Author Topic: Garter snakes?  (Read 9665 times)

Offline ogreboy

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Garter snakes?
« on: July 25, 2009, 11:25:38 PM »
I live in Portland Oregon and these are the only type of snake I have ever seen in the wild.  I actually see them quite often while out hiking and camping and I was assuming that they would be edible like a rattle snake.  I would like any advise on weather or not to attempt to eat these snakes.  These are not poisonous, so that makes it a little safer I think but I was wondering if there was anything in particular to worry about when cleaning and cooking.  I have never cleaned or cooked snake before but I have seen it done on video and I get the gist of it.  Thanks for the input.


Offline DeltaEchoVictor

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Re: Garter snakes?
« Reply #1 on: July 26, 2009, 03:59:47 PM »
Most N. American snakes are edible, & these are as well.

Clean them as you would any other snake, skin & take off the head & I usually cut them off about an inch or so before the vent on the tail. Remove any guts & cut them into snake "steaks".  I usually soak anything wild overnight in salt water, but it isn't necessarily a have to.

Offline ogreboy

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Re: Garter snakes?
« Reply #2 on: July 26, 2009, 10:09:50 PM »
Good to hear, thanks.  What is the reason for the salt water soaking?

Offline DeltaEchoVictor

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Re: Garter snakes?
« Reply #3 on: July 26, 2009, 10:29:26 PM »
Good to hear, thanks.  What is the reason for the salt water soaking?
I do it simply to remove any blood left in the meat & I should have mentioned "iced salt water".

It's one of those things I learned as a kid hunting with my Granddad & Dad...it's just kind of carried over.  Some people do it & some people don't, most animals are allowed to bleed out as much as possible after slaughtering & I guess soaking in salt water is the small game version of that.

I've never read anything "formal" that said it had to be done, that's just what I learned to do.

Offline ogreboy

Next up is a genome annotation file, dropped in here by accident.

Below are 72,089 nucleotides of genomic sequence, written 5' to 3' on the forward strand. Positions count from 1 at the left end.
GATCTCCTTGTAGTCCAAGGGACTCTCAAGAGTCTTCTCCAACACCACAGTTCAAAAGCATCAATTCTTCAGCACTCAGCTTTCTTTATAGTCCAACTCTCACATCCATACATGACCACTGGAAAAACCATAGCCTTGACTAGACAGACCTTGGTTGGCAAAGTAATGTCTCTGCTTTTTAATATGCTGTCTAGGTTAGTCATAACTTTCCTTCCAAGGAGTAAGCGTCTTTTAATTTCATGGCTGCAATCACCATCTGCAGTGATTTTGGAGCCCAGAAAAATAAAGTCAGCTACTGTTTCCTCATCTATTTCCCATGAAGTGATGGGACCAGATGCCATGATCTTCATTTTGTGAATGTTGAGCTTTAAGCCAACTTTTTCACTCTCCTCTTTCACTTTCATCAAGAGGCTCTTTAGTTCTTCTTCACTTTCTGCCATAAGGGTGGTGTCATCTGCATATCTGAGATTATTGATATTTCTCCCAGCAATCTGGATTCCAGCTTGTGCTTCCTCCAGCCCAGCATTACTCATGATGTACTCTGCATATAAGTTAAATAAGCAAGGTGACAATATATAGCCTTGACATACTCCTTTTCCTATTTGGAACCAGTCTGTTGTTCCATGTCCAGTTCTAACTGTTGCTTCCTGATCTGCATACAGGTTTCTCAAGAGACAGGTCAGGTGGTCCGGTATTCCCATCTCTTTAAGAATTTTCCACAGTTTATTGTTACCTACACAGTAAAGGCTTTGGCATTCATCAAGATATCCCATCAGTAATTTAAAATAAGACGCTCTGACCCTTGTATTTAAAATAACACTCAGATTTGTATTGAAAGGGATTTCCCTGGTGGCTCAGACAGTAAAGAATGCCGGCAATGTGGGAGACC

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Re: Garter snakes?
« Reply #4 on: July 27, 2009, 10:16:55 PM »
I don't think I'll have iced salt water while I'm backpacking, so I guess I'll try it without.

Offline DeltaEchoVictor

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Re: Garter snakes?
« Reply #5 on: July 28, 2009, 12:13:56 AM »
I don't think I'll have iced salt water while I'm backpacking, so I guess I'll try it without.
LOL...what?  You don't carry a cooler full of ice when you're backpacking, you're just not hardcore then. ;D

Offline ogreboy

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Re: Garter snakes?
« Reply #6 on: July 28, 2009, 08:11:37 PM »
If there is snow then I could give it a try.  We used to make snow cones with cool aid and snow when I was young.  Snow is a wonderful natural resource where you can get it.

Offline DeltaEchoVictor

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Re: Garter snakes?
« Reply #7 on: July 28, 2009, 08:20:08 PM »
It doesn't have to be ice water.  I do that because I usually start squirrel hunting when it's still hot & when I get home & clean the critters I throw the ice in with the salt to cool the meat quickly.  Then I let them soak overnight in the fridge.

If you're going to use the meat right away you can get away with skipping the cooling part.

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Re: Garter snakes?
« Reply #8 on: September 28, 2009, 01:30:38 AM »
How would you go about getting the snake? Trap it? I caught them as a kid but, the how seems a little silly. We would wait until midday and then turn over every large rock, fallen log, etc. It really doesn't seem that efficient but, as a kid who cares about efficiency?

Offline ogreboy

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Re: Garter snakes?
« Reply #9 on: September 28, 2009, 07:44:59 PM »
I usually see a couple just on the trail.  Its easy enough to just grab them.  I wasn't planing on going hunting just being an opportunist, but that is a good question, what kind of traps can you use for a snake?

Offline DeltaEchoVictor

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Re: Garter snakes?
« Reply #10 on: September 28, 2009, 07:51:09 PM »